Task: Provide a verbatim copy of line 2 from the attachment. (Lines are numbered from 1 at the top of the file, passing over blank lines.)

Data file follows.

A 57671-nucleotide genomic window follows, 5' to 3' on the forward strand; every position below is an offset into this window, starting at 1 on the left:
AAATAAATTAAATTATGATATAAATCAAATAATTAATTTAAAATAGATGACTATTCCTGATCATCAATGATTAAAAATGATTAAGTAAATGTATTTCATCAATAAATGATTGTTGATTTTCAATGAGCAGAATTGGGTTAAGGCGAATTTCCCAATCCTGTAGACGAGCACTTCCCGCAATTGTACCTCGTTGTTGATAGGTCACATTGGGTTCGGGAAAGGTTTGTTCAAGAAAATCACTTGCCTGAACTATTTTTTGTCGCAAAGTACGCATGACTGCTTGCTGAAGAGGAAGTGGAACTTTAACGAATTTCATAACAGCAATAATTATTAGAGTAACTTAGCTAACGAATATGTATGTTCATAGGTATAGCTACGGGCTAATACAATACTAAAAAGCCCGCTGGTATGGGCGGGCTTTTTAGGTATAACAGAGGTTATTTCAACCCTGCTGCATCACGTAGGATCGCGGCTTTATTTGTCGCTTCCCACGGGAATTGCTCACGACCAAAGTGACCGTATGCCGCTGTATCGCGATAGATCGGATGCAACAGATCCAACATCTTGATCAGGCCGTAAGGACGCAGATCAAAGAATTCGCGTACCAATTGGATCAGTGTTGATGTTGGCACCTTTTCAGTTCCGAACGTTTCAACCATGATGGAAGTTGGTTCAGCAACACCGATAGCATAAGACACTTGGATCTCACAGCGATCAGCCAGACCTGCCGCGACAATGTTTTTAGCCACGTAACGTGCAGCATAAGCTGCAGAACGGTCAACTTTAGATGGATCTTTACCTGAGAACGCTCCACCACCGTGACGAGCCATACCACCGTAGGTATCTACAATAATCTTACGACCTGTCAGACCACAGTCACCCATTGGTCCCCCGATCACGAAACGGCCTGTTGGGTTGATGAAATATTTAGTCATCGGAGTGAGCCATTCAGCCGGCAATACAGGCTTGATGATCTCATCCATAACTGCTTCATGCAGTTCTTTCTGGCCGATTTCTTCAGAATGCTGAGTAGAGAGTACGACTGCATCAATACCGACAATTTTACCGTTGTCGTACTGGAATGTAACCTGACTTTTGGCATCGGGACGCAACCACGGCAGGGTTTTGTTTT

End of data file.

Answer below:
AAATAAATTAAATTATGATATAAATCAAATAATTAATTTAAAATAGATGACTATTCCTGATCATCAATGATTAAAAATGATTAAGTAAATGTATTTCATCAATAAATGATTGTTGATTTTCAATGAGCAGAATTGGGTTAAGGCGAATTTCCCAATCCTGTAGACGAGCACTTCCCGCAATTGTACCTCGTTGTTGATAGGTCACATTGGGTTCGGGAAAGGTTTGTTCAAGAAAATCACTTGCCTGAACTATTTTTTGTCGCAAAGTACGCATGACTGCTTGCTGAAGAGGAAGTGGAACTTTAACGAATTTCATAACAGCAATAATTATTAGAGTAACTTAGCTAACGAATATGTATGTTCATAGGTATAGCTACGGGCTAATACAATACTAAAAAGCCCGCTGGTATGGGCGGGCTTTTTAGGTATAACAGAGGTTATTTCAACCCTGCTGCATCACGTAGGATCGCGGCTTTATTTGTCGCTTCCCACGGGAATTGCTCACGACCAAAGTGACCGTATGCCGCTGTATCGCGATAGATCGGATGCAACAGATCCAACATCTTGATCAGGCCGTAAGGACGCAGATCAAAGAATTCGCGTACCAATTGGATCAGTGTTGATGTTGGCACCTTTTCAGTTCCGAACGTTTCAACCATGATGGAAGTTGGTTCAGCAACACCGATAGCATAAGACACTTGGATCTCACAGCGATCAGCCAGACCTGCCGCGACAATGTTTTTAGCCACGTAACGTGCAGCATAAGCTGCAGAACGGTCAACTTTAGATGGATCTTTACCTGAGAACGCTCCACCACCGTGACGAGCCATACCACCGTAGGTATCTACAATAATCTTACGACCTGTCAGACCACAGTCACCCATTGGTCCCCCGATCACGAAACGGCCTGTTGGGTTGATGAAATATTTAGTCATCGGAGTGAGCCATTCAGCCGGCAATACAGGCTTGATGATCTCATCCATAACTGCTTCATGCAGTTCTTTCTGGCCGATTTCTTCAGAATGCTGAGTAGAGAGTACGACTGCATCAATACCGACAATTTTACCGTTGTCGTACTGGAATGTAACCTGACTTTTGGCATCGGGACGCAACCACGGCAGGGTTTTGTTTT